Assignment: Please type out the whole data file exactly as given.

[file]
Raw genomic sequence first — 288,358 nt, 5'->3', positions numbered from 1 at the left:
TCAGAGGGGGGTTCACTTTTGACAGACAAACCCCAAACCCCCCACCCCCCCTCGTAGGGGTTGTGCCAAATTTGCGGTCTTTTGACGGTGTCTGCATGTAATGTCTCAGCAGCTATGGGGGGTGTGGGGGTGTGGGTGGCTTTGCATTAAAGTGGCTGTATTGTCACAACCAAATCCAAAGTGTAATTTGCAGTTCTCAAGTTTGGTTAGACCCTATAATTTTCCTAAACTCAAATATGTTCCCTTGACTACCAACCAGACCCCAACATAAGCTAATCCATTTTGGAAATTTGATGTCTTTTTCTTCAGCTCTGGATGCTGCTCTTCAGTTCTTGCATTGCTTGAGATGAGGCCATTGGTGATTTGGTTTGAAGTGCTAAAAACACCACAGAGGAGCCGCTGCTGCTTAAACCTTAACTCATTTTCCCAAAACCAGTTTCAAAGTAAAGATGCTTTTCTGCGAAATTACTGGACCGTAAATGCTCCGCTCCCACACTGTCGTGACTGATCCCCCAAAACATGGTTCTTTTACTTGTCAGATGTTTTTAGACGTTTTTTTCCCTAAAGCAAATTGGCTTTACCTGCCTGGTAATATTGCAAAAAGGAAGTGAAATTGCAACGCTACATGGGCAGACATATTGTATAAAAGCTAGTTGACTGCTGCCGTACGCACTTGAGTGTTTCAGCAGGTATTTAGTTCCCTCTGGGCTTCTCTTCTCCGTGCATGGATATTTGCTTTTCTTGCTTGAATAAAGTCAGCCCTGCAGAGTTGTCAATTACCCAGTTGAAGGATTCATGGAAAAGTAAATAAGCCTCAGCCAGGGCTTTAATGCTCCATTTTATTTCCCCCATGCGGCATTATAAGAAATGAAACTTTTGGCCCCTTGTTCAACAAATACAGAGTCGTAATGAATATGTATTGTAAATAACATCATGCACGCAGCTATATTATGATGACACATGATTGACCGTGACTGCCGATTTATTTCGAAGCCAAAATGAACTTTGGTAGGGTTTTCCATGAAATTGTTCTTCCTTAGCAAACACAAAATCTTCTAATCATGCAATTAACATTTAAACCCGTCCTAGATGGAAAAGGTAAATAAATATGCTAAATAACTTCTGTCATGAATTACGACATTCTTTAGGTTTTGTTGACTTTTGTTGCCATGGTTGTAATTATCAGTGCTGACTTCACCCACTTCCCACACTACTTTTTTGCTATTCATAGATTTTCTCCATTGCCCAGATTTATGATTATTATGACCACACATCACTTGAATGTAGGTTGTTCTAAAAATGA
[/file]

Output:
Raw genomic sequence first — 288,358 nt, 5'->3', positions numbered from 1 at the left:
TCAGAGGGGGGTTCACTTTTGACAGACAAACCCCAAACCCCCCACCCCCCCTCGTAGGGGTTGTGCCAAATTTGCGGTCTTTTGACGGTGTCTGCATGTAATGTCTCAGCAGCTATGGGGGGTGTGGGGGTGTGGGTGGCTTTGCATTAAAGTGGCTGTATTGTCACAACCAAATCCAAAGTGTAATTTGCAGTTCTCAAGTTTGGTTAGACCCTATAATTTTCCTAAACTCAAATATGTTCCCTTGACTACCAACCAGACCCCAACATAAGCTAATCCATTTTGGAAATTTGATGTCTTTTTCTTCAGCTCTGGATGCTGCTCTTCAGTTCTTGCATTGCTTGAGATGAGGCCATTGGTGATTTGGTTTGAAGTGCTAAAAACACCACAGAGGAGCCGCTGCTGCTTAAACCTTAACTCATTTTCCCAAAACCAGTTTCAAAGTAAAGATGCTTTTCTGCGAAATTACTGGACCGTAAATGCTCCGCTCCCACACTGTCGTGACTGATCCCCCAAAACATGGTTCTTTTACTTGTCAGATGTTTTTAGACGTTTTTTTCCCTAAAGCAAATTGGCTTTACCTGCCTGGTAATATTGCAAAAAGGAAGTGAAATTGCAACGCTACATGGGCAGACATATTGTATAAAAGCTAGTTGACTGCTGCCGTACGCACTTGAGTGTTTCAGCAGGTATTTAGTTCCCTCTGGGCTTCTCTTCTCCGTGCATGGATATTTGCTTTTCTTGCTTGAATAAAGTCAGCCCTGCAGAGTTGTCAATTACCCAGTTGAAGGATTCATGGAAAAGTAAATAAGCCTCAGCCAGGGCTTTAATGCTCCATTTTATTTCCCCCATGCGGCATTATAAGAAATGAAACTTTTGGCCCCTTGTTCAACAAATACAGAGTCGTAATGAATATGTATTGTAAATAACATCATGCACGCAGCTATATTATGATGACACATGATTGACCGTGACTGCCGATTTATTTCGAAGCCAAAATGAACTTTGGTAGGGTTTTCCATGAAATTGTTCTTCCTTAGCAAACACAAAATCTTCTAATCATGCAATTAACATTTAAACCCGTCCTAGATGGAAAAGGTAAATAAATATGCTAAATAACTTCTGTCATGAATTACGACATTCTTTAGGTTTTGTTGACTTTTGTTGCCATGGTTGTAATTATCAGTGCTGACTTCACCCACTTCCCACACTACTTTTTTGCTATTCATAGATTTTCTCCATTGCCCAGATTTATGATTATTATGACCACACATCACTTGAATGTAGGTTGTTCTAAAAATGA